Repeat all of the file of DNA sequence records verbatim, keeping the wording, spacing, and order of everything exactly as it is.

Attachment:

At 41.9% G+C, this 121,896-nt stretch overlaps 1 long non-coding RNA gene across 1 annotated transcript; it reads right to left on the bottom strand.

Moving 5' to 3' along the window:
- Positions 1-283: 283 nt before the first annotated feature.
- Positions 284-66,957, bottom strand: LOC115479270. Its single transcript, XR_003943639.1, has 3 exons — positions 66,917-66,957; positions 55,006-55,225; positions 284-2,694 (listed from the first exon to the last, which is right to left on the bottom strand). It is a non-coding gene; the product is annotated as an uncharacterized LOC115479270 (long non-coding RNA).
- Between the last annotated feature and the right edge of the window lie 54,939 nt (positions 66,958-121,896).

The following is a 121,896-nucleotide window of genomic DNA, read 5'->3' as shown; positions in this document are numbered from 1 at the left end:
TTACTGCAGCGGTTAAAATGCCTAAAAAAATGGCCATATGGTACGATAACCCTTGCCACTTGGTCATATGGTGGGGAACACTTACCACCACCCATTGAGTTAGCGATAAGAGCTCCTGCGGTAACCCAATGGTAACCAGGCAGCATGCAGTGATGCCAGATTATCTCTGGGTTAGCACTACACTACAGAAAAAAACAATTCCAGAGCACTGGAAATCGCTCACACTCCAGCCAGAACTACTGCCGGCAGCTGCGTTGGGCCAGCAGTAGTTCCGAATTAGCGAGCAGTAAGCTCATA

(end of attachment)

At 41.9% G+C, this 121,896-nt stretch overlaps 1 long non-coding RNA gene across 1 annotated transcript; it reads right to left on the bottom strand.

Moving 5' to 3' along the window:
- Positions 1-283: 283 nt before the first annotated feature.
- Positions 284-66,957, bottom strand: LOC115479270. Its single transcript, XR_003943639.1, has 3 exons — positions 66,917-66,957; positions 55,006-55,225; positions 284-2,694 (listed from the first exon to the last, which is right to left on the bottom strand). It is a non-coding gene; the product is annotated as an uncharacterized LOC115479270 (long non-coding RNA).
- Between the last annotated feature and the right edge of the window lie 54,939 nt (positions 66,958-121,896).

The following is a 121,896-nucleotide window of genomic DNA, read 5'->3' as shown; positions in this document are numbered from 1 at the left end:
TTACTGCAGCGGTTAAAATGCCTAAAAAAATGGCCATATGGTACGATAACCCTTGCCACTTGGTCATATGGTGGGGAACACTTACCACCACCCATTGAGTTAGCGATAAGAGCTCCTGCGGTAACCCAATGGTAACCAGGCAGCATGCAGTGATGCCAGATTATCTCTGGGTTAGCACTACACTACAGAAAAAAACAATTCCAGAGCACTGGAAATCGCTCACACTCCAGCCAGAACTACTGCCGGCAGCTGCGTTGGGCCAGCAGTAGTTCCGAATTAGCGAGCAGTAAGCTCATA